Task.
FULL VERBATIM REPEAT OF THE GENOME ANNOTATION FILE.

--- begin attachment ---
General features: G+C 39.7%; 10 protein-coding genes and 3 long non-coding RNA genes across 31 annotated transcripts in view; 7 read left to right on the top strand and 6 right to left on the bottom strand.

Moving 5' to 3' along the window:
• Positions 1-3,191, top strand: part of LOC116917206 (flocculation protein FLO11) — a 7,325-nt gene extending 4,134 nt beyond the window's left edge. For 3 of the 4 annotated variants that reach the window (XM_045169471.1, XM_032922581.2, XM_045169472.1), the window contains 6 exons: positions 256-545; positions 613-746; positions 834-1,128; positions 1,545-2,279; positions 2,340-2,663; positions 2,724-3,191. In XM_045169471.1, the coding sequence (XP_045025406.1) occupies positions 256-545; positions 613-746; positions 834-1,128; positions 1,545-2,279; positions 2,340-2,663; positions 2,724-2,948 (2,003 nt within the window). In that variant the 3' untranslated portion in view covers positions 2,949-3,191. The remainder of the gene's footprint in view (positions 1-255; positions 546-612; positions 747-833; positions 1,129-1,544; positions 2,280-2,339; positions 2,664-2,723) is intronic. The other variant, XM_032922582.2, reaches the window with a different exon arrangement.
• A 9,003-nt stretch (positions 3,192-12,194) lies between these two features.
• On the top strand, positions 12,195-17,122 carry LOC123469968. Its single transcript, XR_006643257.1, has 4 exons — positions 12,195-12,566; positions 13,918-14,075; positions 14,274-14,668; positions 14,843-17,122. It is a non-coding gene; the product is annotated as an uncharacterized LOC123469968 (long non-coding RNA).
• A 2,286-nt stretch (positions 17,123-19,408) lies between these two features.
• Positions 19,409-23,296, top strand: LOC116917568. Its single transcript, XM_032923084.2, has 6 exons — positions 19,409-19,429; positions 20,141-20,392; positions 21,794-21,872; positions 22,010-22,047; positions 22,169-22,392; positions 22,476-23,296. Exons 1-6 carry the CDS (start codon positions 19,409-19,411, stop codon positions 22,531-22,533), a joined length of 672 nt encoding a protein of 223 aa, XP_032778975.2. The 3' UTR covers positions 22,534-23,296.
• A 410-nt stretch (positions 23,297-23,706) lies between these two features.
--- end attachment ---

General features: G+C 39.7%; 10 protein-coding genes and 3 long non-coding RNA genes across 31 annotated transcripts in view; 7 read left to right on the top strand and 6 right to left on the bottom strand.

Moving 5' to 3' along the window:
• Positions 1-3,191, top strand: part of LOC116917206 (flocculation protein FLO11) — a 7,325-nt gene extending 4,134 nt beyond the window's left edge. For 3 of the 4 annotated variants that reach the window (XM_045169471.1, XM_032922581.2, XM_045169472.1), the window contains 6 exons: positions 256-545; positions 613-746; positions 834-1,128; positions 1,545-2,279; positions 2,340-2,663; positions 2,724-3,191. In XM_045169471.1, the coding sequence (XP_045025406.1) occupies positions 256-545; positions 613-746; positions 834-1,128; positions 1,545-2,279; positions 2,340-2,663; positions 2,724-2,948 (2,003 nt within the window). In that variant the 3' untranslated portion in view covers positions 2,949-3,191. The remainder of the gene's footprint in view (positions 1-255; positions 546-612; positions 747-833; positions 1,129-1,544; positions 2,280-2,339; positions 2,664-2,723) is intronic. The other variant, XM_032922582.2, reaches the window with a different exon arrangement.
• A 9,003-nt stretch (positions 3,192-12,194) lies between these two features.
• On the top strand, positions 12,195-17,122 carry LOC123469968. Its single transcript, XR_006643257.1, has 4 exons — positions 12,195-12,566; positions 13,918-14,075; positions 14,274-14,668; positions 14,843-17,122. It is a non-coding gene; the product is annotated as an uncharacterized LOC123469968 (long non-coding RNA).
• A 2,286-nt stretch (positions 17,123-19,408) lies between these two features.
• Positions 19,409-23,296, top strand: LOC116917568. Its single transcript, XM_032923084.2, has 6 exons — positions 19,409-19,429; positions 20,141-20,392; positions 21,794-21,872; positions 22,010-22,047; positions 22,169-22,392; positions 22,476-23,296. Exons 1-6 carry the CDS (start codon positions 19,409-19,411, stop codon positions 22,531-22,533), a joined length of 672 nt encoding a protein of 223 aa, XP_032778975.2. The 3' UTR covers positions 22,534-23,296.
• A 410-nt stretch (positions 23,297-23,706) lies between these two features.